The first-move advantage has always existed. White consistently wins 56% and Black only 44% of the games every year between 1850 and 2014 and the first-move advantage becomes more pronounced the more skilled the chess players are. "Despite 150+ years of revolutions and refinement of chess, the first-move advantage has effectively remained untouched. The only way around it is to make sure that competitors play an even number of games as White and Black."

Draws are much more common nowadays. Only 1 in 10 games ended in a draw in 1850, whereas 1 in 3 games ended in a draw in 2013. "Since the early 20th century, chess experts have feared that the over-analysis of chess will lead “draw death,” where experts will become so skilled at chess that it will be impossible to decisively win a game any more." Interestingly chess prodigy and world champion Jose Raul Capablanca said in the 1920's that he believed chess would be exhausted in the near future and that games between masters would always end in draws. Capablanca proposed a more complex variant of chess to help prevent “draw death,” but it never really seemed to catch on.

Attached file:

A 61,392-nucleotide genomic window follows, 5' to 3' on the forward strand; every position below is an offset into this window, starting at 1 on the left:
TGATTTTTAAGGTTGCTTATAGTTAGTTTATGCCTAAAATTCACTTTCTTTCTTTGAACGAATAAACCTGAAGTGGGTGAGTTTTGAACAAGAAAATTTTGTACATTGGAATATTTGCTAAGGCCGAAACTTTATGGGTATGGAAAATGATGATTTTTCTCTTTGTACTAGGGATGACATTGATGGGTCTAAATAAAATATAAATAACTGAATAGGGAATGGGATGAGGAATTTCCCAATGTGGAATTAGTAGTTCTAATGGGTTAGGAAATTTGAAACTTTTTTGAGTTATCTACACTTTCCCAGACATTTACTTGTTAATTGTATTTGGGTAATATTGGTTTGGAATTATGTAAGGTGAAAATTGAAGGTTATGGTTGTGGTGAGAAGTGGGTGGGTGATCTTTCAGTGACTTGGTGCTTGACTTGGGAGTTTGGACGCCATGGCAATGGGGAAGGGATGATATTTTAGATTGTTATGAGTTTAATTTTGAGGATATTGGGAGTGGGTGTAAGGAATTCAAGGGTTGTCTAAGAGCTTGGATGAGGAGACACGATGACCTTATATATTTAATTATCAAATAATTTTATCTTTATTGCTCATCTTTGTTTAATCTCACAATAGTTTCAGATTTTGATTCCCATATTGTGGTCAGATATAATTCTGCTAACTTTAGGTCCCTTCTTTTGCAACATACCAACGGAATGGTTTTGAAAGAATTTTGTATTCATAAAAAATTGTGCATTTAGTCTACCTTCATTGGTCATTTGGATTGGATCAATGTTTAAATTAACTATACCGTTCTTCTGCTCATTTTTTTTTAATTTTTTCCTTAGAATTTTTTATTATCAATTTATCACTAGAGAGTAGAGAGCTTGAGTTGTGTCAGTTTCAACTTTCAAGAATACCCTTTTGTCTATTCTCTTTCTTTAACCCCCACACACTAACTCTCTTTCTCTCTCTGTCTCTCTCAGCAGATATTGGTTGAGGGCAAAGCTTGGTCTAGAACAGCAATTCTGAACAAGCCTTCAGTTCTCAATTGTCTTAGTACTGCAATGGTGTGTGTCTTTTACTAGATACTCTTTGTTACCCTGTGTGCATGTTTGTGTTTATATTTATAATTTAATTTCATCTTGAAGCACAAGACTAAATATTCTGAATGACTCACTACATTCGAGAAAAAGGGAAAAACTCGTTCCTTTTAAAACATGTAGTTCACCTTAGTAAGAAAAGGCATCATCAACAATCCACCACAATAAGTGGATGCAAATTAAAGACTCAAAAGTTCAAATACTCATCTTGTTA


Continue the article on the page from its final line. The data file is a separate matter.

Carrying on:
Submission + - Windows 10 Successor Carries Codename 'Redstone' And Will Splash Land In 2016 ( 1

MojoKid writes: Windows 10 isn't even out the door yet, so what better time than now to talk about its successor? Believe it or not, there's a fair bit of information on it floating around already, with its codename being particularly interesting: Redstone. Following in the footsteps of 'Blue' and 'Threshold', Redstone is an obvious tie-in to Microsoft's purchase of Minecraft, which it snagged from Mojang last year. Redstone is an integral material in the game, used to create simple items like a map or compass as well as logic gates for building electronic devices, like a calculator or automatic doors. The really important news is that we could see Windows Redstone sometime in 2016.